Saturday, May 24, 2008

Towards an evolutionary design by Venkat Subramaniam

Recently I attended Venkat's seminar on "Towards evolutionary design". Thanks to ASCI and Binary Essentials for sponsoring this event. The event was a huge success and a lot of people attended the event inspite of heavy rains.

Evolutionary Design

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Venkat, is a proven software architect and an Agile expert. One can easily feel the passion when he speaks about the evolutionary design and architecture. Here is the summary of key points that I learnt from the seminar

1. Design can be of two types, strategic (high level design, modeling, etc) and tactical design (TDD, Refactoring, etc)

2. He recommended the audience to read the two good articles, "Who needs an architect" and "Is design dead ?" both by Martin Fowler. Another good book he recommended us to read was the Humane Interface by Jef Raskin

4. He explained Kent Beck's Triangulation concept very well. He mentioned that frameworks should be selected based on the need rather than emotions, and he wanted the development team to avoid "Resume Driven Development(RDD)" :-)

5. He encouraged the architect to apply the "Tracer bullet" concepts while architecting solutions. That is, create a prototype first and use this as the tracer to create a robust architecture.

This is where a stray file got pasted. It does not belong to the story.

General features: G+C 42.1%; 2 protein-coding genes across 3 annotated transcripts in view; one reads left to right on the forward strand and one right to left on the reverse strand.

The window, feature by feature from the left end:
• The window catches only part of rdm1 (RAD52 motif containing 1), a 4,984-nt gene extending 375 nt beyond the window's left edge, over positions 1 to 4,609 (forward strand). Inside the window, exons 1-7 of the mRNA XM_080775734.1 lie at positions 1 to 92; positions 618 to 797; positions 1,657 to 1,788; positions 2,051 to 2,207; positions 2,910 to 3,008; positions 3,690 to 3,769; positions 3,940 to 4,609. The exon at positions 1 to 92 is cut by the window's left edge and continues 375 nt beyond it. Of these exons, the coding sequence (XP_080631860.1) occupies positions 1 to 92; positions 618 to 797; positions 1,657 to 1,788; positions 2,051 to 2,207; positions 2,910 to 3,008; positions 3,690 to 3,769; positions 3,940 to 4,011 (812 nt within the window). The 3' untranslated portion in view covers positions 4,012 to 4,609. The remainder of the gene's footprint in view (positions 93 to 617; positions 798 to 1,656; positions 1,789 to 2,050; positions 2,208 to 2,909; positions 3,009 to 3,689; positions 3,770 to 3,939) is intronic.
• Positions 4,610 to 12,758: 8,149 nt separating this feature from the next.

There were many more take aways from this seminar and I would let his presentation speak about the rest.

Tuesday, May 20, 2008

The Agile Zone - Papers

I found this web site  The Agile Zone - Papers  with interesting papers, articles and presentations on (or related to) Agile Software Development.   The site lists the articles/white papers alphabetically. 

Monday, May 19, 2008

Summary of Slack

I have been reading slack and also making notes of key points from the book. I always wanted to share the summary of the book on this blog, and incidentally I found that somebody has already done this. Thought would the share the summary here without reinventing the wheel.

You can also read the following summary here written by the author

* In our constant quest to make our organizations more efficient (reduction of overhead, standardization of processes, overworking management and resources), we have actually made them less effective. The solution lies in (re)introducing `slack'. Slack is the lubricant required to effect change, it is the degree of freedom that enables reinvention and true effectiveness.